The United States has called on several countries to join a widened assault on ISIS in Iraq and Syria, Heleme Cooper and Mark Landler The New York Times reports.
Administration officials told the Times that the White House has begun enlisting “allies and neighbours in the region to increase their support for Syria’s moderate opposition and, in some cases, to provide support for possible American military operations.
“The countries likely to be enlisted include Australia, Britain, Jordan, Qatar, Saudi Arabia, Turkey and the United Arab Emirates, officials said.”
The Times reports that Britain and Australia would be likely to enlist in an air campaign. Turkey would provide support in the form of crucial strategic military bases that could be used to expand the campaign into Syria. The U.S. is also pushing Turkey, which has become a key part of a route for foreign fighters travelling to Syria join ISIS, to tighten up its border.
Jordan would aid in intelligence-gathering and surveillance, while Saudi Arabia — which is arming and financing moderate-opposition groups in Syria — would provide financial support. Qatar and the UAE would also be asked to help financially.
On Tuesday, Obama said that the U.S. was building an international coalition to “take the fight to these barbaric terrorists.”
“We’re strengthening our partners — more military assistance to government and Kurdish forces in Iraq and moderate opposition in Syria. We’re urging Iraqis to forge the kind of inclusive government that can deliver on national unity, and strong security forces and good governance that are ultimately going to be the antidote against terrorists. And we’re urging countries in the region and building an international coalition, including our closest allies, to support Iraqis as they take the fight to these barbaric terrorists,” Obama said in remarks at the American Legion National Convention.
One country that will not be a partner in the effort: the Syrian government. The Obama administration on Tuesday brushed off reports it was sharing intelligence and coordinating with the Syrian regime of President Bashar al-Assad on a campaign against ISIS.
“We’re not going to ask permission from the Syrian regime,” State Department spokeswoman Jen Psaki said.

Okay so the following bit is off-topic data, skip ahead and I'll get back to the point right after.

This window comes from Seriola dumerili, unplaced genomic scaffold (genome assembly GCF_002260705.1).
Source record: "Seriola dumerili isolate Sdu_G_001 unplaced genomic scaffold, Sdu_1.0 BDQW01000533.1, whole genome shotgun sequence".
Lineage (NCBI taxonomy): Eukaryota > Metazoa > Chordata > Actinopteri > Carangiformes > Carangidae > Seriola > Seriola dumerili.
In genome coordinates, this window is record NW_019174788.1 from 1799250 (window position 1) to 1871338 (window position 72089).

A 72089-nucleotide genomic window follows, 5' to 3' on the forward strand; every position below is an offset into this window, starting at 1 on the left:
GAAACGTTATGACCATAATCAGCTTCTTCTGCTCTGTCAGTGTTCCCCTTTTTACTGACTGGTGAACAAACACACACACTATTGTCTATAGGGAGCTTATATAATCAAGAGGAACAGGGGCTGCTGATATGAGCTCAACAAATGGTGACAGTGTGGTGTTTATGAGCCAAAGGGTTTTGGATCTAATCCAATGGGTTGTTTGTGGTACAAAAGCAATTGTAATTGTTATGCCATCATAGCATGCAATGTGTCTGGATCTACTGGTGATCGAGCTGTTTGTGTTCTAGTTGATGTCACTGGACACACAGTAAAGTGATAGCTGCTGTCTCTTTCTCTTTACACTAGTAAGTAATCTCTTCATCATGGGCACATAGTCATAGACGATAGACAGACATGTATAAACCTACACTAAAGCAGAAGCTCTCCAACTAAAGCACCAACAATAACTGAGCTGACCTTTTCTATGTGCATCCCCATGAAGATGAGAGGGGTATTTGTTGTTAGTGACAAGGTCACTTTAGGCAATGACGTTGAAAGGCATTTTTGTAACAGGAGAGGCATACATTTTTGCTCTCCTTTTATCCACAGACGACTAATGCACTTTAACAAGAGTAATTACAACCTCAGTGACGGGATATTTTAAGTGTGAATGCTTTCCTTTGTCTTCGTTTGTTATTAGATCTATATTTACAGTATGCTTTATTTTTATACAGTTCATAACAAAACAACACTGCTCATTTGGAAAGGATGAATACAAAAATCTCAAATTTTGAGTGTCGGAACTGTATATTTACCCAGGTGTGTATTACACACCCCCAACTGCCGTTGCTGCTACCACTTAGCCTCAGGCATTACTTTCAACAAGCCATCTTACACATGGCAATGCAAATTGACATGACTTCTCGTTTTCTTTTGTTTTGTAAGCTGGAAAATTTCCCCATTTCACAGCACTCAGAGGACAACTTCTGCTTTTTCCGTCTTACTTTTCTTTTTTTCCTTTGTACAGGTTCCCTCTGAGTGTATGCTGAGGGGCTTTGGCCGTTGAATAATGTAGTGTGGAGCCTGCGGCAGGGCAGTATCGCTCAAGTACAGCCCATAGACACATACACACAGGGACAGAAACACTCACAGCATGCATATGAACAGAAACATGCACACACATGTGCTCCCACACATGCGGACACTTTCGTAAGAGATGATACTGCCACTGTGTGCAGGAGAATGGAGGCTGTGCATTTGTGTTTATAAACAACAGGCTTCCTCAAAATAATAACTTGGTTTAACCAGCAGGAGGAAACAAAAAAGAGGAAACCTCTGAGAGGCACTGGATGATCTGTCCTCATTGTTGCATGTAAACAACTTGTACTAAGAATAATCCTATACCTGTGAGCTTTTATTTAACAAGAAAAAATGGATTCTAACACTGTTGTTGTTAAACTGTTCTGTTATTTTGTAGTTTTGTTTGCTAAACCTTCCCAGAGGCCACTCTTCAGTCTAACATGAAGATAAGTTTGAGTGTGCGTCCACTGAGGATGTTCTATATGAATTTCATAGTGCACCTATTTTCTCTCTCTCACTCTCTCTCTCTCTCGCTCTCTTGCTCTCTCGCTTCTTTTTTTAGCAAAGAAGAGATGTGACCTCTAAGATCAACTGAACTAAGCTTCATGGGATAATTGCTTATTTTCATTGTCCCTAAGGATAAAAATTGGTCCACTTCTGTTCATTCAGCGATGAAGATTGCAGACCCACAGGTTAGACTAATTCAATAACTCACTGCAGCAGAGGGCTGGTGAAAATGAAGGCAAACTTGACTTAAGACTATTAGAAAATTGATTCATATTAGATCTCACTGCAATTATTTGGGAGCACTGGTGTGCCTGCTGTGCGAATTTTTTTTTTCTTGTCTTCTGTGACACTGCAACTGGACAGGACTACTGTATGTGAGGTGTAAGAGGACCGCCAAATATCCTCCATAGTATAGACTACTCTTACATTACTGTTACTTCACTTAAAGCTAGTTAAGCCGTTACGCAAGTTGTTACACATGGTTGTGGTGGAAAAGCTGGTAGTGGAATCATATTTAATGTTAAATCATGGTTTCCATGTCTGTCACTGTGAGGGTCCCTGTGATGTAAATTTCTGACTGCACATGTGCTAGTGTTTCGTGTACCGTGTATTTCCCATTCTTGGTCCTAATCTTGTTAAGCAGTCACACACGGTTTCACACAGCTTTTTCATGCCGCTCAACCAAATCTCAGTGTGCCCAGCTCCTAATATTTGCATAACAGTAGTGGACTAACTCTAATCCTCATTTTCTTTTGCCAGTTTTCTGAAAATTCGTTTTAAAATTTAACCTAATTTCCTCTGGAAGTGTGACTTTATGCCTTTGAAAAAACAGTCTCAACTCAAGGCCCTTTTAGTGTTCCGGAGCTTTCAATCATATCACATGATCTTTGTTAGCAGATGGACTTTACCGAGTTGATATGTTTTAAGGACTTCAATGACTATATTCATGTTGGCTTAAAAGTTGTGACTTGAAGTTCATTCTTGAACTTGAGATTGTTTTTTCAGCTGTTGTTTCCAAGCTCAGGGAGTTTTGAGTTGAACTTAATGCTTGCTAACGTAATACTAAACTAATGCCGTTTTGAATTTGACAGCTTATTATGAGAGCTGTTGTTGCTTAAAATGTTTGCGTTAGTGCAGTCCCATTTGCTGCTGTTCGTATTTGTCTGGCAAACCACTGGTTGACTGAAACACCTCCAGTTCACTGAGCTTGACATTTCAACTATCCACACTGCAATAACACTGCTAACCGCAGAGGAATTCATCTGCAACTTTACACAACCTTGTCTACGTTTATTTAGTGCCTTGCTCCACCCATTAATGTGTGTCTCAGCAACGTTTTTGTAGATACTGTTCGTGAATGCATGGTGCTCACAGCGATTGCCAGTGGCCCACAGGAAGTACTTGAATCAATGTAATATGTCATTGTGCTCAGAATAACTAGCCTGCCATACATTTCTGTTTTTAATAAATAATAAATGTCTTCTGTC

Starting on Aug. 8, U.S. warplanes and drones have been bombing ISIS, also known as the Islamic State and ISIL. The U.S. has conducted 98 airstrikes over that span, according to U.S. Central Command. The missions initially aimed at stopping militants from reaching the Iraqi Kurdistan capital of Erbil and rescue Yazidi Christians who had been stranded on a mountain.
Ait strikes then supported the Kurdish peshmerga and Iraqi forces as they re-captured the Mosul Dam from ISIS and pushed toward Iraq’s second largest city of Mosul. The Times reports that the campaign would at least extend to a larger area in northern Iraq, specifically the Iraqi Turkmen town of Amerli.
A hardline Shiite militia backed by Iran, the Badr Brigades, mobilized a large number of its fighters last week to liberate the 12,00 Turkmen, who are Turkmen, who are Shiite Muslims. Iraqi Shiite gunmen are suspected of killing people at Sunni mosques, deepening the sectarian war fuelled by ISIS attacks on Shiite neighborhoods of Baghdad and elsewhere.
The Times noted that the U.S. would have to get all of the coalition partners, which have different interests and therefore have supported different groups in Syria, to work together.
“One of the problems is that different countries have different clients among the fighting groups in Syria,” Robert S. Ford, a former American ambassador to Syria who has been critical of the administration’s policy, told the Times. “To get them all to work together, the best thing would be for them to pick one client and funnel all the funds through that client. You’ve got to pick one command structure.”
The relatively moderate opposition, comprising the Free Syrian Army and other groups, is currently being squeezed by both Assad’s troops and ISIS fighters in Syria’s largest city of Aleppo, and a new ISIS offensive threatens to cut off FSA rebel supply lines to Turkey. Hussam Marie, the Free Syrian Army spokesman for northern Syria, told The New York Times that the loss of FSA positions in and around Aleppo would be “unrecoverable” and “a blow to our shared goals of a moderate Syria.”
Frederic Hof, recently advocated that the president “direct an immediate and significant resupply of nationalist forces and give the assurances required to encourage the full relocation of Syria’s external opposition to Syria itself.”
The plan as outlined by the Times is similar to the plan advocated by senior fellow in the Center for Middle East Policy Mike Doran.
“To counter ISIS, the United States must relearn the lessons of the surge [during the Iraq war],” Doran told Business Insider in an email. “The key is to detach moderate Sunnis, the vast majority of Sunnis, from ISIS, by providing them with security and with a political alternative to rule by Iran and its proxies.
“The first step is to commit the United States to crushing ISIS unambiguously,” Doran continued. “The second step is to create a coalition to achieve that goal by creating a new order in what is now Jihadistan, the region that ISIS controls from Baghdad to Aleppo. That coalition should include, among others, Saudi Arabia, Turkey, Jordan, France, Britain, and, of course, the Free Syrian Army.”
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